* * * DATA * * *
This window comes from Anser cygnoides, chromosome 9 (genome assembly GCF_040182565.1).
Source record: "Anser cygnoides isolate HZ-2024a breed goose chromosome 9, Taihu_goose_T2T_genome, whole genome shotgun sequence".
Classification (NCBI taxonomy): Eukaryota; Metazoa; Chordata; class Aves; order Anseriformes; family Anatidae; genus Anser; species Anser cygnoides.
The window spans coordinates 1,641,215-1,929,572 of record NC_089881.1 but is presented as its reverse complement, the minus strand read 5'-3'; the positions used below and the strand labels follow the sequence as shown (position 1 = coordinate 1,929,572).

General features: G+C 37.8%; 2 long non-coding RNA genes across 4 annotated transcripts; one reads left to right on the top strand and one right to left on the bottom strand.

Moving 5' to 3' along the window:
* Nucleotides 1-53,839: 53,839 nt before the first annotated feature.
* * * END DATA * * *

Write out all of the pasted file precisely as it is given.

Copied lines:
This window comes from Anser cygnoides, chromosome 9 (genome assembly GCF_040182565.1).
Source record: "Anser cygnoides isolate HZ-2024a breed goose chromosome 9, Taihu_goose_T2T_genome, whole genome shotgun sequence".
Classification (NCBI taxonomy): Eukaryota; Metazoa; Chordata; class Aves; order Anseriformes; family Anatidae; genus Anser; species Anser cygnoides.
The window spans coordinates 1,641,215-1,929,572 of record NC_089881.1 but is presented as its reverse complement, the minus strand read 5'-3'; the positions used below and the strand labels follow the sequence as shown (position 1 = coordinate 1,929,572).

General features: G+C 37.8%; 2 long non-coding RNA genes across 4 annotated transcripts; one reads left to right on the top strand and one right to left on the bottom strand.

Moving 5' to 3' along the window:
* Nucleotides 1-53,839: 53,839 nt before the first annotated feature.